However, if you want to use whitening products you may go ahead. Those are an additional cost which you should keep in mind.

Whitening products that would work:

  • Teeth whitening pens – colgate optic white, moon whitening pen, lumineux, smile direct club, etc.
  • Whitening strips – crest white strips, moon dissolving strips, hismile PAP+, etc.
  • Whitening trays with LED lights

Can I use a toothpick to remove the stains?

No, we do NOT recommend using a toothpick to remove the teeth stains from chlorhexidine. Yes, we are aware that there was a study about using a toothpick to get rid of the stains and it was effective.

However, that study was from 1992 so it is extremely outdated.

The primary reason against using a toothpick is due to potential teeth damage. There have been reports of teeth sustaining toothpick damage from aggressive use!

Types of observed damage from toothpicks:

  • Enamel chipping
  • Dentin damage
  • Fractures

Why do you think dentists always recommend using floss which is essentially a piece of string to remove stuck food instead of toothpicks? A soft string is much safer and gentler on your enamel and gums.

Does chlorhexidine really cause staining?

Yes, chlorhexidine gluconate rinse can cause brown stains on your teeth because research has proven and demonstrated it. In other words, you will begin to notice a brown discoloration with your teeth if you use chlorhexidine frequently or for a long period of time.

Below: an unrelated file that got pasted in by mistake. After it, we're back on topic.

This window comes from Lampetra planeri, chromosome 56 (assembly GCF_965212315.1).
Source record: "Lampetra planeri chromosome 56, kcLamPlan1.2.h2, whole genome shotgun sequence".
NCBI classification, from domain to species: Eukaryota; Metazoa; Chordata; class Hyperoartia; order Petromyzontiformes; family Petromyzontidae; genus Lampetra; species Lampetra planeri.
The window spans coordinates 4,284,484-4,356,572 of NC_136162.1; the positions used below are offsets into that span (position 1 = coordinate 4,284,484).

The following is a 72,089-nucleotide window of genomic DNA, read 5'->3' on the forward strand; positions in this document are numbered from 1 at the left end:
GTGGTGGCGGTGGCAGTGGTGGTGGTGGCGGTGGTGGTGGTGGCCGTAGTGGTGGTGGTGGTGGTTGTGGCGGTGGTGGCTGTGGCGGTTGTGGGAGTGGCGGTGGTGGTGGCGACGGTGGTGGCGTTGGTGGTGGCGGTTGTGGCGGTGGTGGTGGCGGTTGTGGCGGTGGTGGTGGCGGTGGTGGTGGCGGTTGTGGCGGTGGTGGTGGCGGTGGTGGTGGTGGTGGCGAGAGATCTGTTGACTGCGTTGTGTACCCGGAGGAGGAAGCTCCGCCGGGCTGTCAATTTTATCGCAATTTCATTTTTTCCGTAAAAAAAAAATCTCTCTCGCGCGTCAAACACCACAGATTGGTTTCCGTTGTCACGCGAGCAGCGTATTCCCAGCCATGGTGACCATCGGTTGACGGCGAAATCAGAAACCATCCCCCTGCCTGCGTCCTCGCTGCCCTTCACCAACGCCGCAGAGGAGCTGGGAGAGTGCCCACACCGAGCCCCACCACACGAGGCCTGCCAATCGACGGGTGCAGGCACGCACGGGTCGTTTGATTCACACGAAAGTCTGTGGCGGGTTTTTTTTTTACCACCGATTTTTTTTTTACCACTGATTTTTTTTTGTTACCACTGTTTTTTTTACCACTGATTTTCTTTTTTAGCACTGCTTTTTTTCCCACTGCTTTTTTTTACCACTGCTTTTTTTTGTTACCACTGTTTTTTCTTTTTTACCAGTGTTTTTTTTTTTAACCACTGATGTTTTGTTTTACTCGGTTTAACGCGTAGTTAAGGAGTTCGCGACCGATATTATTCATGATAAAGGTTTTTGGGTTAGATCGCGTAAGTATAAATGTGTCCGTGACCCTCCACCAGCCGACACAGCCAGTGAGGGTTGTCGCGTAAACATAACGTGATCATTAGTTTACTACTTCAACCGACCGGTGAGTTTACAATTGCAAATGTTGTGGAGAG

Evidence from scientific studies:

  • According to a systematic review, there was a significant increase in staining but a decrease in plaque and gingivitis.
  • One study compared 3 different concentrations of chlorhexidine (0.20%, 0.12%, 0.10%) and found that the concentration was directly correlated with the amount of staining.

Even the manufacturers list teeth staining as one of the adverse effects on the label of the rinse’s bottle.

Chlorhexidine label - adverse reactions
Adverse reactions label

It specifically says that one of the most common side effects associated with this medicated rinse is an increase in staining of the teeth and other oral surfaces.

It is literally listed as one of the side effects so you can’t really deny nor argue with that.

How to prevent the staining

According to the label on what to expect while using this rinse, it says that you can minimize the discoloration by brushing and flossing. You should place an emphasis on cleaning the areas of your teeth that begin to discolor.

Chlorhexidine label - what to expect
Label – What to expect

Taking into consideration of what the label says, we’ll give you our suggestion on how to prevent these stains from forming.

How to prevent staining:

  • Brush and floss after every meal.
  • Using a toothpaste with peroxide is more effective than one without it.
  • Whitening products are helpful but not necessary.

If you’re able to prevent these extrinsic stains from forming, you wouldn’t need to even remove them.


While chlorhexidine gluconate rinse can stain your teeth, the good news is that they can be removed by your dentist with a cleaning. However, basic at home oral hygiene such as brushing with peroxide based whitening toothpaste and flossing should be sufficient in warding off the stain formation.

We hope that by now you should understand that this prescription rinse does not whiten your teeth because it does the opposite.